'Make Hlaudi pay'


SABC chief operating operator Hlaudi Motsoeneng may be held personally responsible for thousands of rands of legal costs that have been incurred as a result of the SABC’s decision to fire employees who objected to its policy not to air footage of violent protests.

On Friday, Steven Budlender, counsel for the seven SABC employees, asked the labour court to overturn the axing of the journalists, saying the SABC’s conduct was not only “patently unlawful and unconstitutional, it is cynical and amounts to bullying”.

He was referring to the fact that the SABC has not backed down from its decision to fire the journalists, despite its concession in South Gauteng High Court on Wednesday – in a matter brought by the Helen Suzman Foundation – that the policy was unlawful and invalid.

“It is bizarre that the SABC accepts the protest policy was invalid from the moment it was enacted, but now seeks to penalise the journalists who had the courage to say so at the time,” Budlender argued.

But Budlender has not only asked the court to overturn the firing, suspension and disciplinary hearings of the journalists involved, he has also asked the court to order the SABC to file affidavits to indicate which officials were responsible for the decision.

Although it remains to be seen whether the court will make the costs order and whether it will be revealed precisely who was involved, Budlender drew parallels between the SABC matter and a previous Supreme Court of Appeal ruling in which it said it was “time for courts to seriously consider holding officials who behave in a high handed manner personally liable [as] this may have a sobering effect on truant public officers”. However, no such order had been asked for in that case.

Budlender argued that the conduct of Motsoeneng in this case was exactly the same as that of the official involved in that case, but they were asking for such an order.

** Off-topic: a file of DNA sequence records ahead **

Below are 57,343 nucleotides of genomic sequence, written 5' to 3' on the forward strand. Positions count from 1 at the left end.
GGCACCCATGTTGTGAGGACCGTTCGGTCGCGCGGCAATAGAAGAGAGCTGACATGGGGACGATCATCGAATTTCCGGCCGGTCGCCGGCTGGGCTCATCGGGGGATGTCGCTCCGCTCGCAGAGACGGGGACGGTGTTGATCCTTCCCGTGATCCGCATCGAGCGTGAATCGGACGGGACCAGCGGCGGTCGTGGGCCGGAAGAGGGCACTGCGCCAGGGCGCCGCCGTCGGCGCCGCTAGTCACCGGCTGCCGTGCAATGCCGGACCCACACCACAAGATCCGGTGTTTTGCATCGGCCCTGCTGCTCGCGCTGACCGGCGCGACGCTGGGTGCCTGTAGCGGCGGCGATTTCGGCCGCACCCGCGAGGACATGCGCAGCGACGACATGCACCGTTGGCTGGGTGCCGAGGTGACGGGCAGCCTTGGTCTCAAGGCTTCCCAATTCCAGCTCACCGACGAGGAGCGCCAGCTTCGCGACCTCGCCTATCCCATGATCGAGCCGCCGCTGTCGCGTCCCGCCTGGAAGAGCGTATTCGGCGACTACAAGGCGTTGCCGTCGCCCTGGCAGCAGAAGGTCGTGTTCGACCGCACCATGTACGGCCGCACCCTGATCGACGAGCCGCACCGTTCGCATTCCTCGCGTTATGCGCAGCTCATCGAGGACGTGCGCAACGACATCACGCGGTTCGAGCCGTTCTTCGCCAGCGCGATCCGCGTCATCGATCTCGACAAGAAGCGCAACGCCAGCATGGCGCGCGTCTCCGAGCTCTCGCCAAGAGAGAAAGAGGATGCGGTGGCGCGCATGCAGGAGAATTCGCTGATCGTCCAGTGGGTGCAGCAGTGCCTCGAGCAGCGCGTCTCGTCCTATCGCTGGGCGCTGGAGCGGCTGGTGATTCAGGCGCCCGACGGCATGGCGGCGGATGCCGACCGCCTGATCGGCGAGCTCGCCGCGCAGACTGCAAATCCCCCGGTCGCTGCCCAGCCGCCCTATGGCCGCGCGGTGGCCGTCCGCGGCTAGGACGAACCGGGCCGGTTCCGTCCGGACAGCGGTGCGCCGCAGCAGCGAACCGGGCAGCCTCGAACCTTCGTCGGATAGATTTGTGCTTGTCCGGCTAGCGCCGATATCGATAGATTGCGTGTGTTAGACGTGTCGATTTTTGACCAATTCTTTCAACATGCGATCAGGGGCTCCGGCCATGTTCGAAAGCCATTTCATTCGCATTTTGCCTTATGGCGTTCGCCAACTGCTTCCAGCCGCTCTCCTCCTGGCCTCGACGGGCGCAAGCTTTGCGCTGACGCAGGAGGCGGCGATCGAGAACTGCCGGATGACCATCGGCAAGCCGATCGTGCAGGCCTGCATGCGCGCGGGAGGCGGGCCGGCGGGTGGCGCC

“Mr Motsoeneng threatened my clients from the moment the protest policy was announced and from the moment they had the temerity to do their jobs by putting people on the air who were critical of it,” Budlender argued.

“He [Motsoeneng] harassed them, he threatened them and that harassment and threatening conduct continues to this day, where in the face of concession that the policy is unlawful, the people who were right about it all along are still dismissed.”

Themba Skosana, counsel for the SABC, however, argued that the “labour court does not have jurisdiction to adjudicate an unresolved dispute if the Labour Relations Act or any employment law requires the dispute to be resolved through arbitration”.

Skosana argued that the case was about an ordinary dismissal that triggered the legislative mechanisms of the act, which – according to previous cases – require that a party must first approach the Commission for Conciliation, Mediation and Arbitration before the labour court may be approached.

Judge Robert Lagrange said he would hand down judgment in the matter tomorrow or on Tuesday

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